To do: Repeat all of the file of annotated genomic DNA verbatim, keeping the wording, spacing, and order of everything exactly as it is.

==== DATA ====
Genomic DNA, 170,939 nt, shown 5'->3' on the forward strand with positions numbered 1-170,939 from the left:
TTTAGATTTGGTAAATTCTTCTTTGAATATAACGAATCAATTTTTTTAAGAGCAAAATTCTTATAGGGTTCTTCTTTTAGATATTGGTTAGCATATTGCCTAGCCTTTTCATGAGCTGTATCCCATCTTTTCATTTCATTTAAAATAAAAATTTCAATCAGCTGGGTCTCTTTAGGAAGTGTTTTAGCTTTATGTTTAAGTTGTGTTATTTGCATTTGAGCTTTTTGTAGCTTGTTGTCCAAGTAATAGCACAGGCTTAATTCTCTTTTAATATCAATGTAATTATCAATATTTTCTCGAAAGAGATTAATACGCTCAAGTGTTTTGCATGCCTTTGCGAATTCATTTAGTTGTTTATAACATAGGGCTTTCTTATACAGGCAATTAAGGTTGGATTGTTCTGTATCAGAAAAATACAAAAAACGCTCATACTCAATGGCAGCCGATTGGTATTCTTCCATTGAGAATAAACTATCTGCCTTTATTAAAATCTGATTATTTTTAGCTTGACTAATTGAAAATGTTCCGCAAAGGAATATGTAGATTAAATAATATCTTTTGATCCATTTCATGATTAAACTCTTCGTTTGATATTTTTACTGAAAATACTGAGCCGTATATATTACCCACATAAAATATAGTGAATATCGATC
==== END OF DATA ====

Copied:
Genomic DNA, 170,939 nt, shown 5'->3' on the forward strand with positions numbered 1-170,939 from the left:
TTTAGATTTGGTAAATTCTTCTTTGAATATAACGAATCAATTTTTTTAAGAGCAAAATTCTTATAGGGTTCTTCTTTTAGATATTGGTTAGCATATTGCCTAGCCTTTTCATGAGCTGTATCCCATCTTTTCATTTCATTTAAAATAAAAATTTCAATCAGCTGGGTCTCTTTAGGAAGTGTTTTAGCTTTATGTTTAAGTTGTGTTATTTGCATTTGAGCTTTTTGTAGCTTGTTGTCCAAGTAATAGCACAGGCTTAATTCTCTTTTAATATCAATGTAATTATCAATATTTTCTCGAAAGAGATTAATACGCTCAAGTGTTTTGCATGCCTTTGCGAATTCATTTAGTTGTTTATAACATAGGGCTTTCTTATACAGGCAATTAAGGTTGGATTGTTCTGTATCAGAAAAATACAAAAAACGCTCATACTCAATGGCAGCCGATTGGTATTCTTCCATTGAGAATAAACTATCTGCCTTTATTAAAATCTGATTATTTTTAGCTTGACTAATTGAAAATGTTCCGCAAAGGAATATGTAGATTAAATAATATCTTTTGATCCATTTCATGATTAAACTCTTCGTTTGATATTTTTACTGAAAATACTGAGCCGTATATATTACCCACATAAAATATAGTGAATATCGATC